Each Prometheus instance needs a persistent volume (PV) to store the recorded metrics.

To set up such persistent volumes, modify the Backyards control plane custom resource to allow for acquiring such volumes. Complete the following steps.

  1. Find which storage classes does your Kubernetes cluster support. Log in to your cluster, then run the following command:

    $  kubectl get storageclass                                    (kubernetes-admin@turip-host/backyards-system)
    gp2 (default)   kubernetes.io/aws-ebs   Delete          WaitForFirstConsumer   false                  7h17m

    Select the appropriate storage class from the output list.

    The previous example shows the default AWS settings for EKS or PKE clusters, in this case it is safe to use gp2 volumes.

  2. Set up the Persistent Volume.

    1. To enable Persistent Volumes for Prometheus, first customize this YAML patch file:

            enabled: true
              apiVersion: v1
              kind: PersistentVolumeClaim
                storageClassName: gp2
                - ReadWriteOnce
                    storage: "50Gi"
    2. Save this patch file as persistent-storage.patch.yaml.

    3. Enter the Storage Class name obtained in the previous step into the storageClassName property, and set the storage space required by updating the value of spec.backyards.prometheus.storage.spec.resources.requests.storage.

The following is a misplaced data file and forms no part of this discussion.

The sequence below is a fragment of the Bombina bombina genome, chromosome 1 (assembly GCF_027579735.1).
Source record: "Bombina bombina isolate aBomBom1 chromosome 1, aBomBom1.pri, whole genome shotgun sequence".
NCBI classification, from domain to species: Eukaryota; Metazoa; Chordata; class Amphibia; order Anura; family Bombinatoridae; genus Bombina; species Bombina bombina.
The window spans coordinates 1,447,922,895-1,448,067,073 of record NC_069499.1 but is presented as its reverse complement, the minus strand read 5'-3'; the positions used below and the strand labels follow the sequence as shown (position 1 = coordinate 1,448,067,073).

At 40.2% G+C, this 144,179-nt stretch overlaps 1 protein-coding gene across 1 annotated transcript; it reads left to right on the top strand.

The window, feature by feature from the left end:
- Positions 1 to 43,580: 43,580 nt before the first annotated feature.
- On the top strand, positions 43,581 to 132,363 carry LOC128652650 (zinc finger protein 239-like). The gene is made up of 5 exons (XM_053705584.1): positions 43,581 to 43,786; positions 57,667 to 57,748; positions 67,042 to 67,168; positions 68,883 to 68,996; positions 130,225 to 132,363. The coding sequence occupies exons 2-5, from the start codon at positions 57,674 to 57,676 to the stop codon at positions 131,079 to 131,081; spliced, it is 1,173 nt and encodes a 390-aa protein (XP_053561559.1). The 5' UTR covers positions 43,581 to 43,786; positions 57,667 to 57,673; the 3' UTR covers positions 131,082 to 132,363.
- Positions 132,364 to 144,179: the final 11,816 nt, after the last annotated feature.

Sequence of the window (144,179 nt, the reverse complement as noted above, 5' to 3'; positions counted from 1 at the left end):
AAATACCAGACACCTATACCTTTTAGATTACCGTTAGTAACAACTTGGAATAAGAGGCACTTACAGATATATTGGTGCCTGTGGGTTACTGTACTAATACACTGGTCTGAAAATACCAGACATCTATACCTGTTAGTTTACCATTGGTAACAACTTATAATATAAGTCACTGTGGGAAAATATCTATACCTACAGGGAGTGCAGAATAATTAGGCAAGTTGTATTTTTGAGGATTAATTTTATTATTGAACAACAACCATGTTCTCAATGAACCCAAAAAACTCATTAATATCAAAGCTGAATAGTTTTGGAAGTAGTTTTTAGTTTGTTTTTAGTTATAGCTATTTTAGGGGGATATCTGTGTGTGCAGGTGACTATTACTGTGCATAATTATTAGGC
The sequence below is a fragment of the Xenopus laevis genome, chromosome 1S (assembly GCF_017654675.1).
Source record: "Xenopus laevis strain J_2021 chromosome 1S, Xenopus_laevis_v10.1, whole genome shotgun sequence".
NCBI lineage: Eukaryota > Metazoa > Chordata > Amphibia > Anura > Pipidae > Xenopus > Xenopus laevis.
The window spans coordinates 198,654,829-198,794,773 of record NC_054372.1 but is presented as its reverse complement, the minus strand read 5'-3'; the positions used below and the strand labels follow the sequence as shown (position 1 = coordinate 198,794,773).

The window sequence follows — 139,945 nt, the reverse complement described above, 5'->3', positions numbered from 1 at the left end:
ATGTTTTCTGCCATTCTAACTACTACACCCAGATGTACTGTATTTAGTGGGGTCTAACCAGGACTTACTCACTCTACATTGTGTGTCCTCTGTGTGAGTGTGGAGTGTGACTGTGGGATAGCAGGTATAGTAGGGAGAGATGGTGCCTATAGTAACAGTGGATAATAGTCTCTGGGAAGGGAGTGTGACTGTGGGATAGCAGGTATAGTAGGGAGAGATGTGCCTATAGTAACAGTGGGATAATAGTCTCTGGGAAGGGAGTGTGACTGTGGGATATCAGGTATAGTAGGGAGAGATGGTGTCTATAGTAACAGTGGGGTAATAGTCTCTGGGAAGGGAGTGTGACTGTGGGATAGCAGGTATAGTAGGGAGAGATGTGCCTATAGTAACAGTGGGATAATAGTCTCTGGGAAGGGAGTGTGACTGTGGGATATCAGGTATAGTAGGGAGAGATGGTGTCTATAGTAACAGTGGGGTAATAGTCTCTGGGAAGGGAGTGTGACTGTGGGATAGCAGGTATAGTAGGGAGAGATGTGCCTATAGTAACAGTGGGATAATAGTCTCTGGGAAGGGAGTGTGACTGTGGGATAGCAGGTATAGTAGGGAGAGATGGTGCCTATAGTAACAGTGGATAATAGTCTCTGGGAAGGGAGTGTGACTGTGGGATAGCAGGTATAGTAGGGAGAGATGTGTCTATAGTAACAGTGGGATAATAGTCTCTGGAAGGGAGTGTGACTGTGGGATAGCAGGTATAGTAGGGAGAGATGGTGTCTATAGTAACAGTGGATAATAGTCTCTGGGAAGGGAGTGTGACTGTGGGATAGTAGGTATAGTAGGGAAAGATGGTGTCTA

3. Backyards is controlled by a ControlPlane custom resource found in the Backyard’s namespace (default: backyards-system) named backyards. To update the Custom Resource with the patch, run the following command.

    $ kubectl patch controlplane --type=merge --patch "$(cat persistent-storage.patch.yaml)" backyards
    controlplane.backyards.banzaicloud.io/backyards patched
  4. If you are using Backyards in operator mode, skip this step.

    Otherwise, execute a reconciliation so Backyards updates your Kubernetes cluster to the desired state described by the ControlPlane Custom Resource. Run the following command:

    $ backyards operator reconcile
  1. Verify that Persistent Volumes exist. To verify that Prometheus has the physical volumes attached, run the following command:

    $ kubectl get pv -n backyards-system
    NAME                                       CAPACITY   ACCESS MODES   RECLAIM POLICY   STATUS   CLAIM                                                                                   STORAGECLASS   REASON   AGE
    pvc-79cc1a86-bcfa-46a9-a0e7-24e38d001d29   50Gi       RWO            Delete           Bound    backyards-system/prometheus-backyards-prometheus-db-prometheus-backyards-prometheus-0   gp2                     7m10s

    The list shows that a Physical Volume (named backyards-system/prometheus-backyards-prometheus-db-prometheus-backyards-prometheus-0 in the example) has been created and attached (Bound status).

Next steps 🔗︎

If you haven’t done yet, Set up High Availability for the Monitoring Stack.